My third calendar month of doing this thing.
Polly Wanna a Good Economy?
J. Bradford DeLong has written a really good article Economics for Parrots on Project Syndicate. In it, he attacks the idea that we are seeing more and more: high unemployment is structural. By this, people mean there isn’t unemployment because everyone is afraid and won’t spend and thus there is low demand. No. These people claim that there are plenty of jobs out there: it is just that the current workforce doesn’t have the right skills or aren’t willing to move to the right places (like Nebraska). Dr. DeLong obliterates this argument, showing that a parrot trained to say, “Supply and demand! Supply and demand!” is a better economist than these fools.
You see, the point of all this “structural unemployment” business is a way for these people to say that the government doesn’t need to do anything. It is the only reasonable-sounding argument that people can make against stimulus spending. And I do mean “reasonable-sounding” because the arguments are not reasonable at all. I believe these people don’t want anything done, because any kind effective measures taken by the legislature or the Fed will naturally cause inflation to rise. That is the last thing millionaires and billionaires want. (Well, maybe the second to last thing Meg Whitman wants.)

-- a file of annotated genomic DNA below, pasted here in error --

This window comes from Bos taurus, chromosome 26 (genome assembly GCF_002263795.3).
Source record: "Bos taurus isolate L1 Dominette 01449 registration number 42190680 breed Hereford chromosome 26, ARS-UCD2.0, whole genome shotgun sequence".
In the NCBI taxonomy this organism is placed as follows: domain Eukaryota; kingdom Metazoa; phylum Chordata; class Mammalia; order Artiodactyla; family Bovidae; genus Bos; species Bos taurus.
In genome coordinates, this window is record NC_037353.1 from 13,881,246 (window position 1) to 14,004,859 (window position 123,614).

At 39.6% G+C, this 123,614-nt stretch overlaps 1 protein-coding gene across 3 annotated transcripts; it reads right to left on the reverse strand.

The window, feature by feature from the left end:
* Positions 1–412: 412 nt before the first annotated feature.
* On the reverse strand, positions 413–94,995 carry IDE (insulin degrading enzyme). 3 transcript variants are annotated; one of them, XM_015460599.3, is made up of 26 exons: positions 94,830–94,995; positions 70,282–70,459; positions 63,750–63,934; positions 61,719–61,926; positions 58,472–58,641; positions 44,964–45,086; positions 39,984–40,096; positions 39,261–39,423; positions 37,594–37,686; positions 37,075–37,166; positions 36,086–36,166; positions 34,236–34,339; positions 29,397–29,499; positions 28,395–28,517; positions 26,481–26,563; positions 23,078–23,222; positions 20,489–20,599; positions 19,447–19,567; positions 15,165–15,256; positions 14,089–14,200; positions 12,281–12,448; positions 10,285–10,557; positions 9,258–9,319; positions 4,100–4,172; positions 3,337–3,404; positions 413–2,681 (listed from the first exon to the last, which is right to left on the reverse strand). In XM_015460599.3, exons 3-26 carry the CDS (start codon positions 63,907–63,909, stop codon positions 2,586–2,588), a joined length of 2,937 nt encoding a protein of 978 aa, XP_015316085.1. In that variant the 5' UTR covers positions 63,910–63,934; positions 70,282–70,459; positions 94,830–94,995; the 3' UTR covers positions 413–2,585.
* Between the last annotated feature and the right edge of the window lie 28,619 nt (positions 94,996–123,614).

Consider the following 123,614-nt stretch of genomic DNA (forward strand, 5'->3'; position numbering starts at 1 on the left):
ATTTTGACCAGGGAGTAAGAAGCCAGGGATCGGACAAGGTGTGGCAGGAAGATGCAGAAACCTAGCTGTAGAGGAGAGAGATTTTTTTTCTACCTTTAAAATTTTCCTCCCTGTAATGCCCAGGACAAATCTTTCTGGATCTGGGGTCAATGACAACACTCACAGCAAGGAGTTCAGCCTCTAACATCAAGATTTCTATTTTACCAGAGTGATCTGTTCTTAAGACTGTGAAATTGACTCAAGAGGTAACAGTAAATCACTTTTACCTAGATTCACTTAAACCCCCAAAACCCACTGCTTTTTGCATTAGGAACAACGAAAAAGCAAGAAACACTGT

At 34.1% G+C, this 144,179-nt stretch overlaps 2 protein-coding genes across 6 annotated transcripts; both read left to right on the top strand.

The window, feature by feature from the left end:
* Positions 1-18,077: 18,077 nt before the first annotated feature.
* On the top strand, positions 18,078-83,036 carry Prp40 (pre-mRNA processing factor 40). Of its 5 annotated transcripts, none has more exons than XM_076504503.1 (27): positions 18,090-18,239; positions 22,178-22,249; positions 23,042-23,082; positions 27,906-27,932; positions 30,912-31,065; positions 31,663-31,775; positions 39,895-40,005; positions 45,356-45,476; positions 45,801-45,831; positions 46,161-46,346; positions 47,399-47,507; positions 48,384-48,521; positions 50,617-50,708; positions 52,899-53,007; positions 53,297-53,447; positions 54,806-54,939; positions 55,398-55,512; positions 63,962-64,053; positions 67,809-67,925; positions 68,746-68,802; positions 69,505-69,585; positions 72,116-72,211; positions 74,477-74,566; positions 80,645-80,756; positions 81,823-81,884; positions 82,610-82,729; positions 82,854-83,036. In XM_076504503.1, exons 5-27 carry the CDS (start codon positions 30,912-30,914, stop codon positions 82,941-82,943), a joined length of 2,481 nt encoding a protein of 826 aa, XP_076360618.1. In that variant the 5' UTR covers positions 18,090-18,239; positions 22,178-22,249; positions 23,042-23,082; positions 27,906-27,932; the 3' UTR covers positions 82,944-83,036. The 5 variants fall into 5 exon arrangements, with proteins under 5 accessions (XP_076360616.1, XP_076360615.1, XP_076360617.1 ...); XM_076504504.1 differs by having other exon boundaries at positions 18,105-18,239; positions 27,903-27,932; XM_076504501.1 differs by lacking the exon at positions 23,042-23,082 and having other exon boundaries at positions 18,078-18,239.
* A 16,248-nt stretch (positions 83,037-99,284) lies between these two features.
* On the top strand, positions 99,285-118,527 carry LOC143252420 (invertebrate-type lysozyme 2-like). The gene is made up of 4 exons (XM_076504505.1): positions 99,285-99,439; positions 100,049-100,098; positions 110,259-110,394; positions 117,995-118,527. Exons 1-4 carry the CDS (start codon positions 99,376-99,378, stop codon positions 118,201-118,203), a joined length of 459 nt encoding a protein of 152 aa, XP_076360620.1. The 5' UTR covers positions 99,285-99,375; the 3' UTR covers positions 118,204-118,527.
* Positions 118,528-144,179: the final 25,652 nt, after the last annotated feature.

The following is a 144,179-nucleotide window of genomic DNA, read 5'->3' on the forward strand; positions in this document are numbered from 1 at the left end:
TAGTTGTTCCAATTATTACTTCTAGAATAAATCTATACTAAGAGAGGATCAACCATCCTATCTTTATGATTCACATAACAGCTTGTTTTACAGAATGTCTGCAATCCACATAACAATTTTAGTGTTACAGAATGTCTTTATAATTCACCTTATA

The End of The Shock Doctrine
I finished The Shock Doctrine today. I was particularly struck by a small part in the conclusion where Klein is quoting an editor of a Spanish newspaper: “‘In every act, in every gesture, in every sentence, Aznar told the people he was right. That he was the owner of the truth, and those who disagreed with him were his enemies.’ In other words, the very same qualities that Americans identified as strong leadership in their president after September 11th, were, in Spain, regarded as ominous signs of a rising facism.” Yep.
I more or less believe Whitman about the housekeeper thing. I’ll bet her husband got the initial letter, hoped it was nothing, and gave it to the housekeeper to work out. (The issue about possible future letters is more troubling.) What is bad about this situation is how it shows Whitman and husband to be above such matters. “Oh, you take care of this! I’m too important.” It also shows Whitman to be a hypocrite, but not in the way most people think. Her statements about the housekeeper being “part of the family” are shown to be hollow. She was “part of the family” for nine years and Whitman never learned that she was undocumented? She wasn’t part of the family. She was part of the staff: one of many people Whitman employed to do her dirty work.